New “fire and rehire” code of practice – what do you need to know?

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Home > Knowledge Hub > New “fire and rehire” code of practice – what do you need to know?

At the beginning of the year, the Government announced that it would be issuing a new statutory code of practice to “crack down on unscrupulous employers that use controversial fire and rehire dismissal tactics”.  This was prompted by the actions of P&O Ferries dismissing nearly 800 employees without following any form of dismissal process.

The new statutory code of practice has now been published in draft form and is subject to consultation until 18 April 2023.  It is intended to supplement existing ACAS guidance in this area.

The code will apply where an employer wants to make changes to its employees’ contracts of employment and envisages that, if the employees do not agree to those changes, it might dismiss them on notice and offer them re-employment on new terms.

The code does not make the practice of fire and rehire unlawful.  However, it is clear that this approach should be used as a last resort once it is clear that there is no other alternative.  The code’s prevailing message is that where an employer needs to make changes to terms of employment because this is considered to be in the best interests of the business, the most appropriate approach is consultation and negotiation, not threats of dismissal.

In practice, the code does not make any significant changes to the manner in which a responsible employer would ordinarily behave when making changes to terms and conditions of employment.  It has always been the case that to avoid successful claims for breach of contract and/or unfair dismissal, an employer should consult with its employees about proposed changes to terms, and seek to agree the changes with the relevant employees, prior to contemplating termination of the existing employment contract.  In his respect, the code is a useful summary of best practice in this area.

However, once the new code comes into force, where an employee brings a claim arising out of a “fire and rehire” situation and can show that their employer did not comply with the code, the employment tribunal will be able to increase any compensation awarded by up to 25%.  It is therefore important that employers are familiar with the requirements of the code and follow it in relevant circumstances.

Points for employers to be aware of include:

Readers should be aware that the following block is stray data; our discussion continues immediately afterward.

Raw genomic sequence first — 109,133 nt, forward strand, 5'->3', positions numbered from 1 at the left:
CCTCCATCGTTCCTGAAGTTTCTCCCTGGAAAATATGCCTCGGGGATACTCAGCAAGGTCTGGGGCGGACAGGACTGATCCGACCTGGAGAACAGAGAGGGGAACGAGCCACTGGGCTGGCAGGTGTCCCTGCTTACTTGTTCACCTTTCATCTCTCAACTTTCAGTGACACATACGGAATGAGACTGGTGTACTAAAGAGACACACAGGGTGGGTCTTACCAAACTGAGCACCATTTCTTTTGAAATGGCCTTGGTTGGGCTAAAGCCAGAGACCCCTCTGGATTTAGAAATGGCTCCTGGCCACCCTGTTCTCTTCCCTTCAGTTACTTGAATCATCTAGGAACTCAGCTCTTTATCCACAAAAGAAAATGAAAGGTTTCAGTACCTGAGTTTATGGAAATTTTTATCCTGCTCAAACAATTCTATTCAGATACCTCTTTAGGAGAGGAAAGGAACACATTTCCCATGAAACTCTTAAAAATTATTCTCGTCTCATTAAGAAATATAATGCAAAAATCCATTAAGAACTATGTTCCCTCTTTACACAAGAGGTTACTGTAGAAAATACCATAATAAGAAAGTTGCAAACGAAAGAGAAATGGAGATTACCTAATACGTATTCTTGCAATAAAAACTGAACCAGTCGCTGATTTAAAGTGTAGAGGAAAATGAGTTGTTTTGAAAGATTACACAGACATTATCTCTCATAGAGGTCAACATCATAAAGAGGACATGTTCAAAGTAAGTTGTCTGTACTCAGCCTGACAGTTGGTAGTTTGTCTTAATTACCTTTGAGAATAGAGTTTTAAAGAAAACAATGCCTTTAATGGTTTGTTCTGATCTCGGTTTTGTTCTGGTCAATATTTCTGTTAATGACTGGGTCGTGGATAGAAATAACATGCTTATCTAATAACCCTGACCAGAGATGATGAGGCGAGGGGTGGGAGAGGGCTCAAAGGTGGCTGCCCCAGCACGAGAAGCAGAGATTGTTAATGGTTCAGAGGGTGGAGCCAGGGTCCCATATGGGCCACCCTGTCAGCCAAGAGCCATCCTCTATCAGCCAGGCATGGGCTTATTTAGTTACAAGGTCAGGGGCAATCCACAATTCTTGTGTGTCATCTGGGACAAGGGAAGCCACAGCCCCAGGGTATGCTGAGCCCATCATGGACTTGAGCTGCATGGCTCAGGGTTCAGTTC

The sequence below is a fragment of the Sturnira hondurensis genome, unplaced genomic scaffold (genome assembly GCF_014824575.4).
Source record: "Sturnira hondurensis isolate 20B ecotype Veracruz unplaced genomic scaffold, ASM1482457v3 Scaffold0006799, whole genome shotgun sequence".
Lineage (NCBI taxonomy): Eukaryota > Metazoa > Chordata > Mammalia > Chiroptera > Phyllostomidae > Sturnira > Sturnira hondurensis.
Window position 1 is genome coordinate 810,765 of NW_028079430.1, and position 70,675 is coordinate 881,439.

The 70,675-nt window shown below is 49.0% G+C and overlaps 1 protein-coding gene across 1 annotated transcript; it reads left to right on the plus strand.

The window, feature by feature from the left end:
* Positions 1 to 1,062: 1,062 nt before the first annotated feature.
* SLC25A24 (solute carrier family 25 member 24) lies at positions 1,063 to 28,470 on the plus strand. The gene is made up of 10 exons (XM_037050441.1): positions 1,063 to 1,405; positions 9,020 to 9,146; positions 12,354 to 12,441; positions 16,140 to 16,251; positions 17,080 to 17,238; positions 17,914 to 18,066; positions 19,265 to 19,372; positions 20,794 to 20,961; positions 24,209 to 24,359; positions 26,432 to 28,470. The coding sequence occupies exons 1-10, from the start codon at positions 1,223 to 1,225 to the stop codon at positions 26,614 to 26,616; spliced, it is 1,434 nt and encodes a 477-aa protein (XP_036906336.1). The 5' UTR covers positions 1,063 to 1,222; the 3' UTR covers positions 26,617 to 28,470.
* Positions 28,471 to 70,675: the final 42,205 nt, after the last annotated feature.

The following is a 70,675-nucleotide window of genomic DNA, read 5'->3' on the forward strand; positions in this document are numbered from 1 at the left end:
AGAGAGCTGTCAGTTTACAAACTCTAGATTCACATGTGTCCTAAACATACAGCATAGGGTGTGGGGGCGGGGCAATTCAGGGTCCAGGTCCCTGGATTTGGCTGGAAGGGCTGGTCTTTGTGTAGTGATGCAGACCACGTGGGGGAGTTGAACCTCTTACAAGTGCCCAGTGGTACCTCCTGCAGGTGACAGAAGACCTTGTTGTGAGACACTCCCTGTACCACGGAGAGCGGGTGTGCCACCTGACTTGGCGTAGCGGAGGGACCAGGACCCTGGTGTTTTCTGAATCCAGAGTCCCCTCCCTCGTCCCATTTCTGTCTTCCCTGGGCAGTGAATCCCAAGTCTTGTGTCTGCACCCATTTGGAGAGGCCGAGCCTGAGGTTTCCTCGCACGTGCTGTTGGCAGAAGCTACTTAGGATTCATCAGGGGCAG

1. The code requires consultation to be meaningful and undertaken in good faith. This means that employers will be required to properly engage with any matters raised during the consultation process and adequately respond.
  2. Where employees are reluctant to agree changes, there is a positive obligation on the employer to reconsider its business reasons for the changes and consider alternatives. In essence the code makes it clear that the Government wants employers to carefully think about whether the change is actually necessary.
  3. Employers are expected to be open and transparent about the reasons for proposing changes. Careful thought needs to be given as to whether employees have been given enough information to properly engage with the consultation.
  4. Employers will be expected to allow sufficient time for consultation to take place. Although the code does not include any prescribed time periods, it does state that a longer consultation is likely to be more effective than a very short process.
  5. Whether changes are agreed or imposed, employers should give sufficient notice to enable employees to adjust to the changes. For example, if there is a change to working patterns, consider whether employees with caring responsibilities need extra notice to meet the new requirements.
  6. Employers are urged to keep changes under review once they come into force to avoid detrimental impacts on employees, especially those who may have protected characteristics under discrimination law.

The code makes it clear that it is to be read in conjunction with other relevant obligations.  For example, if the changes affect 20 or more staff or if the change follows a business transfer or outsourcing to which TUPE applies, collective consultation obligations would still apply.

It is expected that the code will come into force later this year.  If you have any queries about making changes to terms of employment contract, or any other employment law matters, please contact the Taylor Walton Employment Law Team by email or by calling 01582 731161.

Disclaimer: General Information Provided Only
Please note that the contents of this article are intended solely for general information purposes and should not be considered as legal advice. We cannot be held responsible for any loss resulting from actions or inactions taken based on this article.


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